Surrender and Transform

“When we stop opposing reality, action becomes simple, fluid, kind, and fearless.” — Byron Katie

I’m a social gospel Christian with a commitment to shaping the healing and justice of this world.  What’s to value in a statement that urges us to stop “opposing reality”?  Byron Katie’s signature book has a dreadfully powerful title:  Loving What Is.

On my journey of recent years (as a person… as a partner… as a pastor… as a spiritual life coach) I am learning more intensely than ever the paradoxical liberation of surrender.  Far from giving up power, it releases in us the Truest power.  In other places, Byron talks about ceasing to “argue with reality.”  To me, this has come to mean the discipline required to not judge the NOW and to cultivate the self-knowing required to deeply understand what is causing so much discomfort about the current reality.  This —  not reflexive impulses of overwhelm or retaliation — is the doorway to wise power.

Here’s one justice example…

I cannot spiritually engage racism if I do not accept it’s reality.  That seems straightforward enough.  But what about the next step?  I am limited in my efforts to spiritually engage racism if I do not accept – without judging and ill will — those people who see their world through its limiting and cruel lens?  I am limited in my efforts to spiritually engage racism if I do not accept and appreciate that our starting point is a grand and delicious illusion that obscures the workings of systems of racism. I am limited in my efforts to spiritually engage racism if I cannot accept the ways that systemic racism lives in and benefits me.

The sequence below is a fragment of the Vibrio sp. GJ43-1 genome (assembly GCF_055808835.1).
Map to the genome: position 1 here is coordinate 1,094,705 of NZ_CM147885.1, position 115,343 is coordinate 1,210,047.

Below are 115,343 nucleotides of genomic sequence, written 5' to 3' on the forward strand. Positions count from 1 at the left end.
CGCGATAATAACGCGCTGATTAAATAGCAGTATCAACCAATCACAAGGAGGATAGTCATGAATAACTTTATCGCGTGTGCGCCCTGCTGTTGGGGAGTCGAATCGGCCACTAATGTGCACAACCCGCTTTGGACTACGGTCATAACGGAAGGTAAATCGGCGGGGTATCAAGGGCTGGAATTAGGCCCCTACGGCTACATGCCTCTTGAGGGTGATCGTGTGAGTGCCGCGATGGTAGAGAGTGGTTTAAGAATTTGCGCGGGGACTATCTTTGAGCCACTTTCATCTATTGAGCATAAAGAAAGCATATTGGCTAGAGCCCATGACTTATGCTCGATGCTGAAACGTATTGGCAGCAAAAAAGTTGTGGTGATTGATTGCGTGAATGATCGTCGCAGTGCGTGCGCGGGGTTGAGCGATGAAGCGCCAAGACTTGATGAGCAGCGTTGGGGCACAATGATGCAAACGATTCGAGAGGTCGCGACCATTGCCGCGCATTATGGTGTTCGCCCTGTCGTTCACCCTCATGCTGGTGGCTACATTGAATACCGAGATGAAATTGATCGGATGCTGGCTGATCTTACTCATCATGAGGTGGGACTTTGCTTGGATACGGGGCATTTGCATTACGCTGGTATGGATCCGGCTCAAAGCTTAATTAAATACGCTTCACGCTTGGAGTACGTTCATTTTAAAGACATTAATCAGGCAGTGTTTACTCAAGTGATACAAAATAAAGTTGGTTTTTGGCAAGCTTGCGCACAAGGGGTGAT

I am called to my part in the webs of transformation, and I pray for the grace to be simple, fluid, kind and fearless.   When I stop making reality my enemy, I can truly step in as an actor seeking the Divine Big Picture.  And, I might actually make a difference.

Check out more info about Byron at her website:

Learn more about Energy Leadership principles undergirding my coaching work with activists and clergy at




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